Similar stories of violence against women accused of witchcraft can be found all across the world. In the Puerto Bermúdez district of Peru, a 73-year-old woman was burned alive in 2016 in a remote rainforest village. According to a local prosecutor Hugo Mauricio, accusations of witchcraft occur frequently, with women beaten or killed as a result. In 2015, a pregnant woman in a different community in the same region was beaten so badly by her neighbours that she miscarried. During the Central African Republic’s Civil War (2012-present), Christian militias have burned both male and female witches alive, according to a United Nations report. Father Aurelio Gazzera, a missionary working with Carritas in the Central African Republic, told Reuters that witchcraft related violence was “aggravated during moments of crisis.” According to Lutz, more than twenty-five women that he knows of have been killed since 2005 for witchcraft in Papua New Guinea, while others have fled their homes in fear.
In early modern England, economic and national crises impacted upon the number of witch trials. Today, the effects of industrialisation, social crises, civil wars, famines and droughts continue to impact the lives of women across the world. Such social upheaval leads to violence and trauma, including the murder of women for witchcraft.
When we talk about gendered violence we must include narratives of every variety, including those that speak to experiences which are vastly different from our own. And while the brutal beating, torture, and murder of women for witchcraft does not affect the same number of women worldwide as intimate partner violence or rape, it is a form of gendered violence which still effects thousands of people around the world.
The killing of women for witchcraft often results in a form of horrified bemusement in places like Australia. There is a sense that these crimes are a result of ignorance and superstition, rather than a complicated part of other societies. To a certain extent this explains away deeply misogynistic violence as just what happens in “backwards” or supposedly “less-developed” places. Rather than clearly seeing a moral panic which targets those least able to defend themselves including poor women and children, and often women who are widowed or single mothers, we instead emphasise how different these places are from our own countries. But moral panics that target certain social groups to make the majority feel better is far from “only” a third-world problem. We need only listen to the rhetoric of all too many of our politicians to hear the echoes of such “othering” much closer to home. We need to see communal violence (whether physical or rhetorical) as part of a mechanism for releasing social stress during times of crisis.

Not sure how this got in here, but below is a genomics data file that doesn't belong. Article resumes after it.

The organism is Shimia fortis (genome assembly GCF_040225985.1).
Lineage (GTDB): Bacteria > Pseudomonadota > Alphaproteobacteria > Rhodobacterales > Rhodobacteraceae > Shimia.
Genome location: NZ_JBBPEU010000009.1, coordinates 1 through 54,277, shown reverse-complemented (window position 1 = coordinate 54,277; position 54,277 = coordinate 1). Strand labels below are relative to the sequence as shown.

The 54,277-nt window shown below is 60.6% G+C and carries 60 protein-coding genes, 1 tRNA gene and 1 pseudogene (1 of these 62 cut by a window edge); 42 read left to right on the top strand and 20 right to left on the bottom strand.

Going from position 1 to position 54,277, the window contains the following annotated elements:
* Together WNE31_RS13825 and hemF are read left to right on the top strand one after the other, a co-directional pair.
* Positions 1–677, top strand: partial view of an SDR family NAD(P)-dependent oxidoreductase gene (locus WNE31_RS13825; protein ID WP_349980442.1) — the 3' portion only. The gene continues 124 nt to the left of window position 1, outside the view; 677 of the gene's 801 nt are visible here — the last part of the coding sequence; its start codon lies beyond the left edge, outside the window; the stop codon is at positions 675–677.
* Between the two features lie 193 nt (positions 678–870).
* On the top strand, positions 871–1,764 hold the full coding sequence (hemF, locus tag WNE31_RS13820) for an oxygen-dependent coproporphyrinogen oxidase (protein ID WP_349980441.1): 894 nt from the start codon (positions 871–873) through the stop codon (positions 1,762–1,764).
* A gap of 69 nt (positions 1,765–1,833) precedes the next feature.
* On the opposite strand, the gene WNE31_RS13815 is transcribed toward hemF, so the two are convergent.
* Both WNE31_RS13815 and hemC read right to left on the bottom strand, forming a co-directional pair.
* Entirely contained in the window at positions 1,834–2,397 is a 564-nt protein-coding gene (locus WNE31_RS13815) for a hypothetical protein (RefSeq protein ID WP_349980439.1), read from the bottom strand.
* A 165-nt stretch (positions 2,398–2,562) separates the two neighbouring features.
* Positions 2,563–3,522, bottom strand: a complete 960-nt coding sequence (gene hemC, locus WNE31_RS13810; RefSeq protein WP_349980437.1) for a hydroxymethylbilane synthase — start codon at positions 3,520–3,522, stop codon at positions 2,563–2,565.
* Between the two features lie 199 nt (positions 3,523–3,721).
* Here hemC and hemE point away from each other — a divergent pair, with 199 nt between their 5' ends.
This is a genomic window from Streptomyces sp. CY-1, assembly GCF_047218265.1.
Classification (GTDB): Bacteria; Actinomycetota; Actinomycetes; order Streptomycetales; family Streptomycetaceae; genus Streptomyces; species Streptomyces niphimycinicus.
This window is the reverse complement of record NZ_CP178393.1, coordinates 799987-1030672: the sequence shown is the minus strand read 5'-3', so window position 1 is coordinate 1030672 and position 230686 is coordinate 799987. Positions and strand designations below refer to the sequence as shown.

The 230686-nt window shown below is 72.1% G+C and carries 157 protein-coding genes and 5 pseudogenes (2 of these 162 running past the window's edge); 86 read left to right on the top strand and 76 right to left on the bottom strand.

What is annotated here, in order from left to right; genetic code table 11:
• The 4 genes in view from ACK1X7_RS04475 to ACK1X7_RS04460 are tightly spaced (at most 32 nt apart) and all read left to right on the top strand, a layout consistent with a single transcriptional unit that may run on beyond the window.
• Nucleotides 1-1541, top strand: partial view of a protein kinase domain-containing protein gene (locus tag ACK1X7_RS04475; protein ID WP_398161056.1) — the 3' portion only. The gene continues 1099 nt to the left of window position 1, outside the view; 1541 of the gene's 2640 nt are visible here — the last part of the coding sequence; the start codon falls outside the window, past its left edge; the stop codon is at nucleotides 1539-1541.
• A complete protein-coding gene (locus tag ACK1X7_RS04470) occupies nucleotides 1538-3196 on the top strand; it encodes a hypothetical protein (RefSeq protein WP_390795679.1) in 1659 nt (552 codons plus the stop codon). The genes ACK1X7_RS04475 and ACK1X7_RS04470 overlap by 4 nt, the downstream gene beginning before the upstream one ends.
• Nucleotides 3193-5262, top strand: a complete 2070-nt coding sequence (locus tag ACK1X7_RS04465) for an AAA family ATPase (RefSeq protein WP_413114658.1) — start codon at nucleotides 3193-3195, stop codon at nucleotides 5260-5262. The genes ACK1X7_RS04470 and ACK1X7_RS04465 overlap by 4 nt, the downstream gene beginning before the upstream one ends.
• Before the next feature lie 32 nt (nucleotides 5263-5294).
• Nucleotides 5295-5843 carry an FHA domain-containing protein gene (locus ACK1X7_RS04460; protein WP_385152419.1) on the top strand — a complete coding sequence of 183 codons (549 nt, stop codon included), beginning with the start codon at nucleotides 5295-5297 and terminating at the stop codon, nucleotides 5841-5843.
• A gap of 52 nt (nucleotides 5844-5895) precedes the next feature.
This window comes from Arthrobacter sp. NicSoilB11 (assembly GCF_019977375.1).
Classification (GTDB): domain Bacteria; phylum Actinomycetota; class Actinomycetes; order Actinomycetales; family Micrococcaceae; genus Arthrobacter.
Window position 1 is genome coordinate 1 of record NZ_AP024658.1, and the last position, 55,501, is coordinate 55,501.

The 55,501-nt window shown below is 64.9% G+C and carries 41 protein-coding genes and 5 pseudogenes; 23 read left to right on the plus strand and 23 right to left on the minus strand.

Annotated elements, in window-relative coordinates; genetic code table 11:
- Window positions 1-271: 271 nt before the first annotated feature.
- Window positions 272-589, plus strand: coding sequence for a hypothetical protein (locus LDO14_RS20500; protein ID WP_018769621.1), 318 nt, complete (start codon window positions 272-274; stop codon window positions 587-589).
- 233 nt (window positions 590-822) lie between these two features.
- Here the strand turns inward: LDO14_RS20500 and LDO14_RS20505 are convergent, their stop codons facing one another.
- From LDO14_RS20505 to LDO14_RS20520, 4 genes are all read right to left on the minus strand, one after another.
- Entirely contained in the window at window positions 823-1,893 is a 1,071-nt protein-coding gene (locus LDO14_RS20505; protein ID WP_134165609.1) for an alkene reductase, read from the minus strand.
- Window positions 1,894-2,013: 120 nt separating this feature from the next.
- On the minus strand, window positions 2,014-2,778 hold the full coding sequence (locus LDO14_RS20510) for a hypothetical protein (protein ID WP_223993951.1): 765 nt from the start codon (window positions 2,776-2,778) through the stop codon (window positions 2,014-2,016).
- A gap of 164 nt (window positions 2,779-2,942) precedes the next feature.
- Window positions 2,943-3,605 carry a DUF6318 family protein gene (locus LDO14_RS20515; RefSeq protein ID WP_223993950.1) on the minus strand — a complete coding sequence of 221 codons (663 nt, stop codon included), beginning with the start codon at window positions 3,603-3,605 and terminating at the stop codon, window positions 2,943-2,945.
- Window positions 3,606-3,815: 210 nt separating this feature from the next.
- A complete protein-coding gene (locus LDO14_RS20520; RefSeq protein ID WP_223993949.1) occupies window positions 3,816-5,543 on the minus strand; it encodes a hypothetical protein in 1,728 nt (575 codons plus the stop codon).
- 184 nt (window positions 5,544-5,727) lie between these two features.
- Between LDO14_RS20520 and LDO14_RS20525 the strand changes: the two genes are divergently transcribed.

There is no simple solution to offer, no single answer to the question “how can we stop this from happening?” But knowing and sharing the stories of women like Kepari and Mifila is the very least we should do.
Sheilagh Ilona O’Brien is a doctoral candidate at The University of Queensland. Her Ph.D. thesis investigates witchcraft and diabolism in early modern England. Prior to her doctoral studies she completed a Masters in International Studies (Peace & Conflict Resolution), with a thesis on the failure of international responses to the Rwandan genocide. Sheilagh holds a Bachelor of Arts (History, Hons I) with an honours thesis on the religious and cultural underpinnings of Afrikaner nationalism in the early twentieth century.
Follow Sheilagh on Twitter @SheilaghIlona.